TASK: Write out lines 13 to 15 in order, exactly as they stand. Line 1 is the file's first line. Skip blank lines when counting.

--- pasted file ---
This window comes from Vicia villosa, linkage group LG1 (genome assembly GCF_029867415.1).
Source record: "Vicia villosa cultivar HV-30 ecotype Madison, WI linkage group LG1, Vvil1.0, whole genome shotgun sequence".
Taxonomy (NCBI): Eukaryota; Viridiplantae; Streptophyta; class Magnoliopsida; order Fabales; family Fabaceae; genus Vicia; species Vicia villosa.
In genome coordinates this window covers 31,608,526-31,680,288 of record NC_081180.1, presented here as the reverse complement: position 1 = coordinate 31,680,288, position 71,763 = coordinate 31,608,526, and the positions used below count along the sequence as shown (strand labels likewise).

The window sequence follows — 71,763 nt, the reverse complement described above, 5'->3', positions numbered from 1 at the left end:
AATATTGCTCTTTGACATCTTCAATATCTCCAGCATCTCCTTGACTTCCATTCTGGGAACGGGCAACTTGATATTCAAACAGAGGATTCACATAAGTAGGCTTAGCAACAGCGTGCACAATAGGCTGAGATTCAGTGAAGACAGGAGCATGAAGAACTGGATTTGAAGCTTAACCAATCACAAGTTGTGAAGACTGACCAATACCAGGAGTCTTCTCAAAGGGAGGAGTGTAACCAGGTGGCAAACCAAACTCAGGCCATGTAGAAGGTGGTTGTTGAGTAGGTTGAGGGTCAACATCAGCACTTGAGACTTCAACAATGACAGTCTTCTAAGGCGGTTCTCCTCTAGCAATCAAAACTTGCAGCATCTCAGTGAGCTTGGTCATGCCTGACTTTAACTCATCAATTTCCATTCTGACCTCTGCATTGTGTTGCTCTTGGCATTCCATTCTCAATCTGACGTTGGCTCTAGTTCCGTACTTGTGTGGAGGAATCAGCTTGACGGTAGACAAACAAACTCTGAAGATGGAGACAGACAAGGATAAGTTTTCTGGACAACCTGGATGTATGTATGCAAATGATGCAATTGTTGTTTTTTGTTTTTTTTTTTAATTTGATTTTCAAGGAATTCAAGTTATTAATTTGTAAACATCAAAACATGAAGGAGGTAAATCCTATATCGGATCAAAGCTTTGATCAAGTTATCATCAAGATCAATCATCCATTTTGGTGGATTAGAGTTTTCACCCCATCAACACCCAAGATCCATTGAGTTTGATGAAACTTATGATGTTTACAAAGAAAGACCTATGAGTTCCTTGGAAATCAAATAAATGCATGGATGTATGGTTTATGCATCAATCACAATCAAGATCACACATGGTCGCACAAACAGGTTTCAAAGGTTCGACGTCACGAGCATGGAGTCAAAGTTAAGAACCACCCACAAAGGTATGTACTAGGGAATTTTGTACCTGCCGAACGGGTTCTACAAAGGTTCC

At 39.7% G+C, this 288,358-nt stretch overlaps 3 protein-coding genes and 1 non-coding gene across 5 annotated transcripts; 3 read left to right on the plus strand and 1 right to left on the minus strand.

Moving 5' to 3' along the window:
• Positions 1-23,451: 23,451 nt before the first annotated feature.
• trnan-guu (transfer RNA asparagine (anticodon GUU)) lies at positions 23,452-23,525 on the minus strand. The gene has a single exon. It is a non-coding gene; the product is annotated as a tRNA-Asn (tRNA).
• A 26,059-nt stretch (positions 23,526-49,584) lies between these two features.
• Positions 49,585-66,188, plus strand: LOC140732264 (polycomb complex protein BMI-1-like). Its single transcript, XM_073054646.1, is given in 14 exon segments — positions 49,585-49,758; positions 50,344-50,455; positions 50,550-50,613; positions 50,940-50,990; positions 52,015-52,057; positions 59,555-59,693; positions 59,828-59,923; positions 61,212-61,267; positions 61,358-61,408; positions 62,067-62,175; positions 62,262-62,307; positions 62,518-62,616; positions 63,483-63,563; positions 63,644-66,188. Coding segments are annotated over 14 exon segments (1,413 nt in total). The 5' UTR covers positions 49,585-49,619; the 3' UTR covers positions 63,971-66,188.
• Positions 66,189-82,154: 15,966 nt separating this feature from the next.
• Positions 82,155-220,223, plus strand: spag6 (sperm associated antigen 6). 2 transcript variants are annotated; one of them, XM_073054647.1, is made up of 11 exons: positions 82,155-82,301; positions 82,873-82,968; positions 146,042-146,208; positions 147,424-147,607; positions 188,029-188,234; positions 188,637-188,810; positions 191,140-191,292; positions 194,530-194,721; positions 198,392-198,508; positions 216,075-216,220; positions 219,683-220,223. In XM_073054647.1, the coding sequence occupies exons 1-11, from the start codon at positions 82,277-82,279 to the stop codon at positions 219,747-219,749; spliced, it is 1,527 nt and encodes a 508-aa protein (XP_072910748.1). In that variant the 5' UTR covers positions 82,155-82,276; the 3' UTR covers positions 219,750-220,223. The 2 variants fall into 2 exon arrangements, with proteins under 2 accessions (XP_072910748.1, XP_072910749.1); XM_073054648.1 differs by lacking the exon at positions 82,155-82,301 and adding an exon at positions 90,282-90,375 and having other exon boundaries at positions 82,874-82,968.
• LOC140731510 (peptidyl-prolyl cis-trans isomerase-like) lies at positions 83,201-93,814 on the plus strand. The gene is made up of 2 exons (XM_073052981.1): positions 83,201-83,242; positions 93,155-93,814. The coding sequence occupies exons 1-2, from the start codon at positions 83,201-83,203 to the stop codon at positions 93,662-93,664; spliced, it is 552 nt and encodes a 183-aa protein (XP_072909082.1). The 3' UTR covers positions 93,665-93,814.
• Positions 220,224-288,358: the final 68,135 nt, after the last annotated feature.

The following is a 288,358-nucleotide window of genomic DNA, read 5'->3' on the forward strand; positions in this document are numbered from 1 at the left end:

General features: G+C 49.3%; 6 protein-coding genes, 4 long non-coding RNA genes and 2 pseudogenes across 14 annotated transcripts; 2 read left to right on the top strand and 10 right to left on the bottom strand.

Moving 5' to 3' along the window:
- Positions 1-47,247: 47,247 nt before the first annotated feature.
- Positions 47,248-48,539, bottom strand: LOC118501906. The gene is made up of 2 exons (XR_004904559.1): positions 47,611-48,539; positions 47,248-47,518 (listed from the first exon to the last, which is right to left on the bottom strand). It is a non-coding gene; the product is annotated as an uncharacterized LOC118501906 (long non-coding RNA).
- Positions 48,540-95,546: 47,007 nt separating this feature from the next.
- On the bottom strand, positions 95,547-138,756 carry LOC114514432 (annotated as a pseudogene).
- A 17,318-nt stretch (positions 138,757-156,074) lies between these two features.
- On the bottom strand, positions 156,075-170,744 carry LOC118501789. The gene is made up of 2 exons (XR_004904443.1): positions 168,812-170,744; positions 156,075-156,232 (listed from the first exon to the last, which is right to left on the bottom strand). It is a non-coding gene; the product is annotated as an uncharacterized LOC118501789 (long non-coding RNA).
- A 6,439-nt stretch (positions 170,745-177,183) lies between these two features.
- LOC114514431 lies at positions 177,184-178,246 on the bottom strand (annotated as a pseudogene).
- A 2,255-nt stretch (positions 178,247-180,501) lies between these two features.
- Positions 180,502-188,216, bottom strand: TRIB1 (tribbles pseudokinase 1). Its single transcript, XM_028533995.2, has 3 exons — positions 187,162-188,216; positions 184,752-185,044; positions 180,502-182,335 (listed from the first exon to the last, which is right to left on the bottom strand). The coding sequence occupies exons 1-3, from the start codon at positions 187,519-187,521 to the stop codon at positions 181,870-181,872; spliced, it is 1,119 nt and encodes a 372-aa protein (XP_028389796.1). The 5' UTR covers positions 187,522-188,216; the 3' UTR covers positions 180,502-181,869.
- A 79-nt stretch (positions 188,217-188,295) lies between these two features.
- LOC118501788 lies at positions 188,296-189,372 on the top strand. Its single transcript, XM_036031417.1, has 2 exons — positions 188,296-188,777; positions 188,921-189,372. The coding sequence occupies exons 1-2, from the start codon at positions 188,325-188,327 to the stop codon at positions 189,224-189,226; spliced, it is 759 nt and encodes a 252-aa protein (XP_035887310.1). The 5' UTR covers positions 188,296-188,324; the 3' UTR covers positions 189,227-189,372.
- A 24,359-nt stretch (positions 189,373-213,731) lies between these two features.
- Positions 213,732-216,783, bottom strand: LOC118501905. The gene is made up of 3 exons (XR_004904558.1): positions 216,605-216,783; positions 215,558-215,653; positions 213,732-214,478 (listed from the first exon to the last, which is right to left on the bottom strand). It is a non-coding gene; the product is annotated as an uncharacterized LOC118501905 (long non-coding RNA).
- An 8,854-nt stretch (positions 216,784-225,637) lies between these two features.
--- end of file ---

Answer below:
• Positions 66,189-82,154: 15,966 nt separating this feature from the next.
• Positions 82,155-220,223, plus strand: spag6 (sperm associated antigen 6). 2 transcript variants are annotated; one of them, XM_073054647.1, is made up of 11 exons: positions 82,155-82,301; positions 82,873-82,968; positions 146,042-146,208; positions 147,424-147,607; positions 188,029-188,234; positions 188,637-188,810; positions 191,140-191,292; positions 194,530-194,721; positions 198,392-198,508; positions 216,075-216,220; positions 219,683-220,223. In XM_073054647.1, the coding sequence occupies exons 1-11, from the start codon at positions 82,277-82,279 to the stop codon at positions 219,747-219,749; spliced, it is 1,527 nt and encodes a 508-aa protein (XP_072910748.1). In that variant the 5' UTR covers positions 82,155-82,276; the 3' UTR covers positions 219,750-220,223. The 2 variants fall into 2 exon arrangements, with proteins under 2 accessions (XP_072910748.1, XP_072910749.1); XM_073054648.1 differs by lacking the exon at positions 82,155-82,301 and adding an exon at positions 90,282-90,375 and having other exon boundaries at positions 82,874-82,968.
• LOC140731510 (peptidyl-prolyl cis-trans isomerase-like) lies at positions 83,201-93,814 on the plus strand. The gene is made up of 2 exons (XM_073052981.1): positions 83,201-83,242; positions 93,155-93,814. The coding sequence occupies exons 1-2, from the start codon at positions 83,201-83,203 to the stop codon at positions 93,662-93,664; spliced, it is 552 nt and encodes a 183-aa protein (XP_072909082.1). The 3' UTR covers positions 93,665-93,814.